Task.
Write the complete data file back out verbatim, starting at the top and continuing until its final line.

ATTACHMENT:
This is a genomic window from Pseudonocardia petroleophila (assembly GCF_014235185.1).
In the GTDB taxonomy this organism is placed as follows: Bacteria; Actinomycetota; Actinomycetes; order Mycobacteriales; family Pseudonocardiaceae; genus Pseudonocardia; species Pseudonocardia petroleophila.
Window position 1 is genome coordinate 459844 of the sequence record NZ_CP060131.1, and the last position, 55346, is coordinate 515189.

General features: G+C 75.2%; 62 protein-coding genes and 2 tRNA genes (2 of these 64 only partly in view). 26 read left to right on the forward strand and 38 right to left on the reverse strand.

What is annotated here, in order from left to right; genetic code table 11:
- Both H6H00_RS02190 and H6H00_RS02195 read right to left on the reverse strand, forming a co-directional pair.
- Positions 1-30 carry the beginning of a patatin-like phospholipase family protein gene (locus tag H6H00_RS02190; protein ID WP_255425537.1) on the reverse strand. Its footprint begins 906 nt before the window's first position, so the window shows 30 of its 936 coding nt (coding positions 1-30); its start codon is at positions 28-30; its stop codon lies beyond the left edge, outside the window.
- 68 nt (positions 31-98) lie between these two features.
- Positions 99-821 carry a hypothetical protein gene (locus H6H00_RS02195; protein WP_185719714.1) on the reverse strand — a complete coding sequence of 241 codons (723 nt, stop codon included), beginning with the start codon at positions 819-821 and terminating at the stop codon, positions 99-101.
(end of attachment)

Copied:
This is a genomic window from Pseudonocardia petroleophila (assembly GCF_014235185.1).
In the GTDB taxonomy this organism is placed as follows: Bacteria; Actinomycetota; Actinomycetes; order Mycobacteriales; family Pseudonocardiaceae; genus Pseudonocardia; species Pseudonocardia petroleophila.
Window position 1 is genome coordinate 459844 of the sequence record NZ_CP060131.1, and the last position, 55346, is coordinate 515189.

General features: G+C 75.2%; 62 protein-coding genes and 2 tRNA genes (2 of these 64 only partly in view). 26 read left to right on the forward strand and 38 right to left on the reverse strand.

What is annotated here, in order from left to right; genetic code table 11:
- Both H6H00_RS02190 and H6H00_RS02195 read right to left on the reverse strand, forming a co-directional pair.
- Positions 1-30 carry the beginning of a patatin-like phospholipase family protein gene (locus tag H6H00_RS02190; protein ID WP_255425537.1) on the reverse strand. Its footprint begins 906 nt before the window's first position, so the window shows 30 of its 936 coding nt (coding positions 1-30); its start codon is at positions 28-30; its stop codon lies beyond the left edge, outside the window.
- 68 nt (positions 31-98) lie between these two features.
- Positions 99-821 carry a hypothetical protein gene (locus H6H00_RS02195; protein WP_185719714.1) on the reverse strand — a complete coding sequence of 241 codons (723 nt, stop codon included), beginning with the start codon at positions 819-821 and terminating at the stop codon, positions 99-101.